Spanish expeditioner Juan Bautista De Anza and his band of 242 men, women and children crossed the river during a 1776 voyage to Northern California at what is now Martha Mclean-Anza Park.

Lock Dawson began work on the river 15 years ago under the direction of then Riverside Mayor Ron Loveridge and spearheaded a tri-county river conservancy partnership.

But as a result of increasing homelessness, it is estimated there are between 200-800 people living in 187 encampments along an 8-mile stretch of the river.

According to Rachael Hamilton, outreach coordinator for Rivers and Lands Conservancy, seven tons of trash were collected from the homeless people in 35 weeks.

An act as simple as showing up consistently to provide trash bags has built the trust that allows outreach workers to ask homeless people if they would be willing to be connected to housing services, Brousseau said.

The river was a recreational getaway for Riverside children and families in the 1960s when the work of activists Martha McLean and Ruth Wilson kept the state from channelizing it.

Brousseau, now the president of Inland Empire Kids Outdoors, is trying to rebuild those relationships between children and their hometown river.

“What I think it gives our kids is a pride of place,” she said. “What I try to give them is roots and wings. I want them to feel so at home in nature that they’ll feel at home anywhere in this world.”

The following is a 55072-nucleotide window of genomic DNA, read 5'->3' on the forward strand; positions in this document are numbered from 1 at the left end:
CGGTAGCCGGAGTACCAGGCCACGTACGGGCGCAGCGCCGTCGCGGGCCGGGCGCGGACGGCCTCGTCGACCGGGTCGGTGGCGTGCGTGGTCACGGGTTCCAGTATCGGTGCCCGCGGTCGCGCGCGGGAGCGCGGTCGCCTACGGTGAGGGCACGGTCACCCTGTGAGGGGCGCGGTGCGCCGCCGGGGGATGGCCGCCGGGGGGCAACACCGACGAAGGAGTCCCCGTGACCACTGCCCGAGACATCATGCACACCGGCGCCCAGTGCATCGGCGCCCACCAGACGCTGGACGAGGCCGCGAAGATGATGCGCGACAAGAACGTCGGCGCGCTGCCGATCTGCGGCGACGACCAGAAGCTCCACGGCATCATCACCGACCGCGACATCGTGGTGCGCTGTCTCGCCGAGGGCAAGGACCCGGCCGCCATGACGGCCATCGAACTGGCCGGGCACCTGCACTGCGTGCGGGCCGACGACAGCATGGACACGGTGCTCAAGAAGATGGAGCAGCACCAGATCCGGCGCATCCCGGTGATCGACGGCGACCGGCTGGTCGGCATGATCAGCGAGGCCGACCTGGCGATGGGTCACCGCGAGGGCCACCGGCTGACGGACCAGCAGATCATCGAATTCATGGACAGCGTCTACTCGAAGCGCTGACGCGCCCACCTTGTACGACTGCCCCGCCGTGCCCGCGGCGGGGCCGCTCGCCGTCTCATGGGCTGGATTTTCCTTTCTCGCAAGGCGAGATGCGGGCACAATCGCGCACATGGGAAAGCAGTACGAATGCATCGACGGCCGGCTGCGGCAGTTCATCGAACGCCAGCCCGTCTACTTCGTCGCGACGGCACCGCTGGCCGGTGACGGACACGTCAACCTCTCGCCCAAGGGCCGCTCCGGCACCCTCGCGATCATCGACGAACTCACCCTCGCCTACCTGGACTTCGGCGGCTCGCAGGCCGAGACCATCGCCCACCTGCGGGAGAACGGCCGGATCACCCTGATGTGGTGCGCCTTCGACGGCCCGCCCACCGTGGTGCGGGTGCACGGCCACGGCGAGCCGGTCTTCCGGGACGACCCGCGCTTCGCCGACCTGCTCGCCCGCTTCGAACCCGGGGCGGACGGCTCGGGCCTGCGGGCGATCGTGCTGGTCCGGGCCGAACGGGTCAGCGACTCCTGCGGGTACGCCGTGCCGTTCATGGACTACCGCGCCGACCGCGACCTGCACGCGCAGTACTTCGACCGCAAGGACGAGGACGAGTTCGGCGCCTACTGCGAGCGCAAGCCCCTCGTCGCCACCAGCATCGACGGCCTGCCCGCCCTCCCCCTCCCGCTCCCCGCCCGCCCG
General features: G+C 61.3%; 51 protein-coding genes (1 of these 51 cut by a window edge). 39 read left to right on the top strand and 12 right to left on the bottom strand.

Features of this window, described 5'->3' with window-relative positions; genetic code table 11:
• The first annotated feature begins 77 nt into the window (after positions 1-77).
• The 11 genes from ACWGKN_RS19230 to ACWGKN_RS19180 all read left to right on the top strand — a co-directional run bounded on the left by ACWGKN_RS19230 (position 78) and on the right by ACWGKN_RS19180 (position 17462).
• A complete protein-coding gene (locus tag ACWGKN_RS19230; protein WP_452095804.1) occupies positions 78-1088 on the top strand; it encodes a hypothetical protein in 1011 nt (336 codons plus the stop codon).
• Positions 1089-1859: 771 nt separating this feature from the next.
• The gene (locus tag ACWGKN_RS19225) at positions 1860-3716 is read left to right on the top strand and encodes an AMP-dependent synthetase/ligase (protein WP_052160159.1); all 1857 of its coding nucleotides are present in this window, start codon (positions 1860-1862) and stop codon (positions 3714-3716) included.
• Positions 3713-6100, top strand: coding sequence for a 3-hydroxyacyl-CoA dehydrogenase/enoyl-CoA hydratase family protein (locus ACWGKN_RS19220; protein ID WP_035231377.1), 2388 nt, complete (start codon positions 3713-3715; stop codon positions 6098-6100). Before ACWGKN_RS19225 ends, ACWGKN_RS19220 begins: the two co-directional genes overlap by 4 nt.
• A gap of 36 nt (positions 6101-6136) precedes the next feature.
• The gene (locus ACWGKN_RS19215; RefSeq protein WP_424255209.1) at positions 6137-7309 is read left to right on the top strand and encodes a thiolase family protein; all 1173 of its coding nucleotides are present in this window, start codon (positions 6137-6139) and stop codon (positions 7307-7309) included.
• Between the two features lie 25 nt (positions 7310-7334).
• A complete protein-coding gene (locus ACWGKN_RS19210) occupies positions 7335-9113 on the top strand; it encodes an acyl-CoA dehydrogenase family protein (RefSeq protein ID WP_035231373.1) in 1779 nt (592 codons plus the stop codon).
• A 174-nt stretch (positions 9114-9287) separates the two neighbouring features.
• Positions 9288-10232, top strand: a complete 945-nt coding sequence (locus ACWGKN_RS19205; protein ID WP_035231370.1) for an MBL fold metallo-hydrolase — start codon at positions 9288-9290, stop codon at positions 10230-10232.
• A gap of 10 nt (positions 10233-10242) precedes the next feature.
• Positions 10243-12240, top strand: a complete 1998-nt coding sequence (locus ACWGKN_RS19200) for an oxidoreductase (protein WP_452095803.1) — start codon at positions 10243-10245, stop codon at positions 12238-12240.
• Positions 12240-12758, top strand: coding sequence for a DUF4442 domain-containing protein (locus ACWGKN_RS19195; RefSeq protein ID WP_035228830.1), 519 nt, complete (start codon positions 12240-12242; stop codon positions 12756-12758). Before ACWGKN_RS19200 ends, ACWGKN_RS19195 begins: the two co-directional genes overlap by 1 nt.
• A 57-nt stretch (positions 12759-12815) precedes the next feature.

The lawmakers present at the film’s premiere agreed on one thing: more work is needed.

The future

Edwards introduced a $1.4 million plan to the City Council in December to move homeless people out of the river in the wake of increased wildfires in the area. But that proposal failed to pass as her colleagues argued the Measure Z tax and COVID-19 emergency relief money used in her plan would be better spent on helping local businesses survive the pandemic.

The Ward 1 councilmember was not discouraged by the plan’s rejection, though.

“It just was a spark to do something bigger and better,” she said. “We have more partners on board now, we have more funding secured now, we have more momentum now.”

Since December, Riverside’s Homeless Housing, Assistance and Prevention funding received an additional $775,000 for work on the river and a team effort is growing.

Karen Spiegel, District 2 County supervisor, is starting a homeless collaboration composed of elected officials and departments within her district’s five cities, all of which touch the river at some point.

“There are pieces done in all those areas, but there’s big gaps,” she said. “We are working on those gaps and trying to make that full connection.”

One of the goals, Spiegel said, is to offer more stable wraparound housing and behavioral health services to the people who live in the river.

In the film, Brousseau argues more groups of nonprofits are needed to replicate the Clean Camp Coalition in the gaps and stop the bleeding of trash into the river. She encouraged residents to reach out to the organizations doing the work and ask about what they can do to help.

“It’s not a 10-year opportunity,” she says in the film. “The opportunity to save the water quality and keep this river safely and legally accessible to children and families is finite.”